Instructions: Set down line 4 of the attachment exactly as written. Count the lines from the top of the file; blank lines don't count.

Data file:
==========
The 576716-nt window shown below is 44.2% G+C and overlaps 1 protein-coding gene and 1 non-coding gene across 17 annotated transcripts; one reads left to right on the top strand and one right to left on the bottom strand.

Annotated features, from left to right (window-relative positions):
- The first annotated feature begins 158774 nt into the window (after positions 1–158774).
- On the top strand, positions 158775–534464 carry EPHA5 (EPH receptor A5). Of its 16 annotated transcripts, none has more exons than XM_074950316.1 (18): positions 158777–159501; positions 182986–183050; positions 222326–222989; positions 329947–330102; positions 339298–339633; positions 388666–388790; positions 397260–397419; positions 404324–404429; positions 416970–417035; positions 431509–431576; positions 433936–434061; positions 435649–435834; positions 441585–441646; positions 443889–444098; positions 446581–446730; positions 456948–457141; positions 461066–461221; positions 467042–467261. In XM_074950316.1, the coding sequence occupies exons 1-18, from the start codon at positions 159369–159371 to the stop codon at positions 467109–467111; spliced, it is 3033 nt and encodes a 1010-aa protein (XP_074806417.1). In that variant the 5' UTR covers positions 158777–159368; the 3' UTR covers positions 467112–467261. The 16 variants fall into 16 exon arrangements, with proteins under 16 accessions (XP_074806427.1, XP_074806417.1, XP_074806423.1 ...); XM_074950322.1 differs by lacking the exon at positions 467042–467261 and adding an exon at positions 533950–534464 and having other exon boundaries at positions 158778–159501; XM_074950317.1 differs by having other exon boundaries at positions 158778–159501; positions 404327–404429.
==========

- On the top strand, positions 158775–534464 carry EPHA5 (EPH receptor A5). Of its 16 annotated transcripts, none has more exons than XM_074950316.1 (18): positions 158777–159501; positions 182986–183050; positions 222326–222989; positions 329947–330102; positions 339298–339633; positions 388666–388790; positions 397260–397419; positions 404324–404429; positions 416970–417035; positions 431509–431576; positions 433936–434061; positions 435649–435834; positions 441585–441646; positions 443889–444098; positions 446581–446730; positions 456948–457141; positions 461066–461221; positions 467042–467261. In XM_074950316.1, the coding sequence occupies exons 1-18, from the start codon at positions 159369–159371 to the stop codon at positions 467109–467111; spliced, it is 3033 nt and encodes a 1010-aa protein (XP_074806417.1). In that variant the 5' UTR covers positions 158777–159368; the 3' UTR covers positions 467112–467261. The 16 variants fall into 16 exon arrangements, with proteins under 16 accessions (XP_074806427.1, XP_074806417.1, XP_074806423.1 ...); XM_074950322.1 differs by lacking the exon at positions 467042–467261 and adding an exon at positions 533950–534464 and having other exon boundaries at positions 158778–159501; XM_074950317.1 differs by having other exon boundaries at positions 158778–159501; positions 404327–404429.